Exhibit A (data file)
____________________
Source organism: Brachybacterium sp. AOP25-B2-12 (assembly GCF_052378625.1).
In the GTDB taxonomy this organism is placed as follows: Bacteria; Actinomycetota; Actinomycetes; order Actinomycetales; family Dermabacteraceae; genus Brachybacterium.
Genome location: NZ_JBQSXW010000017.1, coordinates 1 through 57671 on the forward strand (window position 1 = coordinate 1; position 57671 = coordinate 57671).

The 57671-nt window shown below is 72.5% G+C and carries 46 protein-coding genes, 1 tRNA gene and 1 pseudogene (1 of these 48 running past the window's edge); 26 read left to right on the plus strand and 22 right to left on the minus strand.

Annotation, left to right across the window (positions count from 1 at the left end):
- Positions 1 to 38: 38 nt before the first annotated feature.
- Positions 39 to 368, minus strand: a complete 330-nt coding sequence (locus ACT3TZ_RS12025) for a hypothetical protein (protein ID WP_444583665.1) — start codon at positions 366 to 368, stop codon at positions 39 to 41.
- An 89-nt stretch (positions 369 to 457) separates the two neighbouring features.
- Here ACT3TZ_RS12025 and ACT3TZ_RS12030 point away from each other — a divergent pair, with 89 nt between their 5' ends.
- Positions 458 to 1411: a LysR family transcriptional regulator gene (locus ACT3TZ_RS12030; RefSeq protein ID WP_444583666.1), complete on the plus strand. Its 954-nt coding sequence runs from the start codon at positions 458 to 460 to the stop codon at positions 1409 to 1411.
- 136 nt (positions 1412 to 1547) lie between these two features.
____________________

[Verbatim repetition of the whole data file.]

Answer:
Source organism: Brachybacterium sp. AOP25-B2-12 (assembly GCF_052378625.1).
In the GTDB taxonomy this organism is placed as follows: Bacteria; Actinomycetota; Actinomycetes; order Actinomycetales; family Dermabacteraceae; genus Brachybacterium.
Genome location: NZ_JBQSXW010000017.1, coordinates 1 through 57671 on the forward strand (window position 1 = coordinate 1; position 57671 = coordinate 57671).

The 57671-nt window shown below is 72.5% G+C and carries 46 protein-coding genes, 1 tRNA gene and 1 pseudogene (1 of these 48 running past the window's edge); 26 read left to right on the plus strand and 22 right to left on the minus strand.

Annotation, left to right across the window (positions count from 1 at the left end):
- Positions 1 to 38: 38 nt before the first annotated feature.
- Positions 39 to 368, minus strand: a complete 330-nt coding sequence (locus ACT3TZ_RS12025) for a hypothetical protein (protein ID WP_444583665.1) — start codon at positions 366 to 368, stop codon at positions 39 to 41.
- An 89-nt stretch (positions 369 to 457) separates the two neighbouring features.
- Here ACT3TZ_RS12025 and ACT3TZ_RS12030 point away from each other — a divergent pair, with 89 nt between their 5' ends.
- Positions 458 to 1411: a LysR family transcriptional regulator gene (locus ACT3TZ_RS12030; RefSeq protein ID WP_444583666.1), complete on the plus strand. Its 954-nt coding sequence runs from the start codon at positions 458 to 460 to the stop codon at positions 1409 to 1411.
- 136 nt (positions 1412 to 1547) lie between these two features.